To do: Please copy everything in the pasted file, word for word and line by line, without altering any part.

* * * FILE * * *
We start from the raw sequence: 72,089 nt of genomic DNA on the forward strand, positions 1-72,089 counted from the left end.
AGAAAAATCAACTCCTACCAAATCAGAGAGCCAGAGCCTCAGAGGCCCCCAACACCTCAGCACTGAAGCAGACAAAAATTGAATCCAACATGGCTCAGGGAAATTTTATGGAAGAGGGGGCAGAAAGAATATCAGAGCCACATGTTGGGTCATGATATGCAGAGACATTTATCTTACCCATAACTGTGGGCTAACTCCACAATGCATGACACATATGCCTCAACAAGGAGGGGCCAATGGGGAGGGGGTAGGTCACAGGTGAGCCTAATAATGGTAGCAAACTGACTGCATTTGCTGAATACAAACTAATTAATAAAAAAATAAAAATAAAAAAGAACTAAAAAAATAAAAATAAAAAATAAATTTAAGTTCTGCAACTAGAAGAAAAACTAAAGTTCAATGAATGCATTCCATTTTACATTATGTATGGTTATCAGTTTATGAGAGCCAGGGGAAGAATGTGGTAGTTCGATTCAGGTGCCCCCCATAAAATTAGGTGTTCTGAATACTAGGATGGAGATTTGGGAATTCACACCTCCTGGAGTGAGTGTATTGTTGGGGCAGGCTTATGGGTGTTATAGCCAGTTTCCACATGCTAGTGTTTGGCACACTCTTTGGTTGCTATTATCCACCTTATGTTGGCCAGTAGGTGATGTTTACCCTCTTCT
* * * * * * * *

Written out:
We start from the raw sequence: 72,089 nt of genomic DNA on the forward strand, positions 1-72,089 counted from the left end.
AGAAAAATCAACTCCTACCAAATCAGAGAGCCAGAGCCTCAGAGGCCCCCAACACCTCAGCACTGAAGCAGACAAAAATTGAATCCAACATGGCTCAGGGAAATTTTATGGAAGAGGGGGCAGAAAGAATATCAGAGCCACATGTTGGGTCATGATATGCAGAGACATTTATCTTACCCATAACTGTGGGCTAACTCCACAATGCATGACACATATGCCTCAACAAGGAGGGGCCAATGGGGAGGGGGTAGGTCACAGGTGAGCCTAATAATGGTAGCAAACTGACTGCATTTGCTGAATACAAACTAATTAATAAAAAAATAAAAATAAAAAAGAACTAAAAAAATAAAAATAAAAAATAAATTTAAGTTCTGCAACTAGAAGAAAAACTAAAGTTCAATGAATGCATTCCATTTTACATTATGTATGGTTATCAGTTTATGAGAGCCAGGGGAAGAATGTGGTAGTTCGATTCAGGTGCCCCCCATAAAATTAGGTGTTCTGAATACTAGGATGGAGATTTGGGAATTCACACCTCCTGGAGTGAGTGTATTGTTGGGGCAGGCTTATGGGTGTTATAGCCAGTTTCCACATGCTAGTGTTTGGCACACTCTTTGGTTGCTATTATCCACCTTATGTTGGCCAGTAGGTGATGTTTACCCTCTTCT